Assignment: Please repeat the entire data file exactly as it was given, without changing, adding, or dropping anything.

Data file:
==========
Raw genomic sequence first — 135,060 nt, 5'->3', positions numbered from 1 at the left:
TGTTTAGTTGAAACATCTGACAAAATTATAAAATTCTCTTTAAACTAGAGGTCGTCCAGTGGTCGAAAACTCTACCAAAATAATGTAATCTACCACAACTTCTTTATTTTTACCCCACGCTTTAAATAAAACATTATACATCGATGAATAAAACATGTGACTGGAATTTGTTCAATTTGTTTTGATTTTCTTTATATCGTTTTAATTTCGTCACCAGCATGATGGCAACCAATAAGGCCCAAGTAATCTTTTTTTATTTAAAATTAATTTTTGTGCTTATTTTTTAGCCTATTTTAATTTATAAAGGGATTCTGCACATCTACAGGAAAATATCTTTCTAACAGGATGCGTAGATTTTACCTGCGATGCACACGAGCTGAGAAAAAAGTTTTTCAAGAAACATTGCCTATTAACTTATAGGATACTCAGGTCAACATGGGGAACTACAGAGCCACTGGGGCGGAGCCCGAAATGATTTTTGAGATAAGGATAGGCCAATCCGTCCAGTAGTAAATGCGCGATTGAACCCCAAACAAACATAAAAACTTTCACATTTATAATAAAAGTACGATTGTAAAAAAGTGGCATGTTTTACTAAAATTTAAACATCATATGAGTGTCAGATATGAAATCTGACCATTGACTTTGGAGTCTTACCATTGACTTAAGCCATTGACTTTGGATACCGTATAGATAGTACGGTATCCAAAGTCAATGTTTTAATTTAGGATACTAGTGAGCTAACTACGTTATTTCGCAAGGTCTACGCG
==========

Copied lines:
Raw genomic sequence first — 135,060 nt, 5'->3', positions numbered from 1 at the left:
TGTTTAGTTGAAACATCTGACAAAATTATAAAATTCTCTTTAAACTAGAGGTCGTCCAGTGGTCGAAAACTCTACCAAAATAATGTAATCTACCACAACTTCTTTATTTTTACCCCACGCTTTAAATAAAACATTATACATCGATGAATAAAACATGTGACTGGAATTTGTTCAATTTGTTTTGATTTTCTTTATATCGTTTTAATTTCGTCACCAGCATGATGGCAACCAATAAGGCCCAAGTAATCTTTTTTTATTTAAAATTAATTTTTGTGCTTATTTTTTAGCCTATTTTAATTTATAAAGGGATTCTGCACATCTACAGGAAAATATCTTTCTAACAGGATGCGTAGATTTTACCTGCGATGCACACGAGCTGAGAAAAAAGTTTTTCAAGAAACATTGCCTATTAACTTATAGGATACTCAGGTCAACATGGGGAACTACAGAGCCACTGGGGCGGAGCCCGAAATGATTTTTGAGATAAGGATAGGCCAATCCGTCCAGTAGTAAATGCGCGATTGAACCCCAAACAAACATAAAAACTTTCACATTTATAATAAAAGTACGATTGTAAAAAAGTGGCATGTTTTACTAAAATTTAAACATCATATGAGTGTCAGATATGAAATCTGACCATTGACTTTGGAGTCTTACCATTGACTTAAGCCATTGACTTTGGATACCGTATAGATAGTACGGTATCCAAAGTCAATGTTTTAATTTAGGATACTAGTGAGCTAACTACGTTATTTCGCAAGGTCTACGCG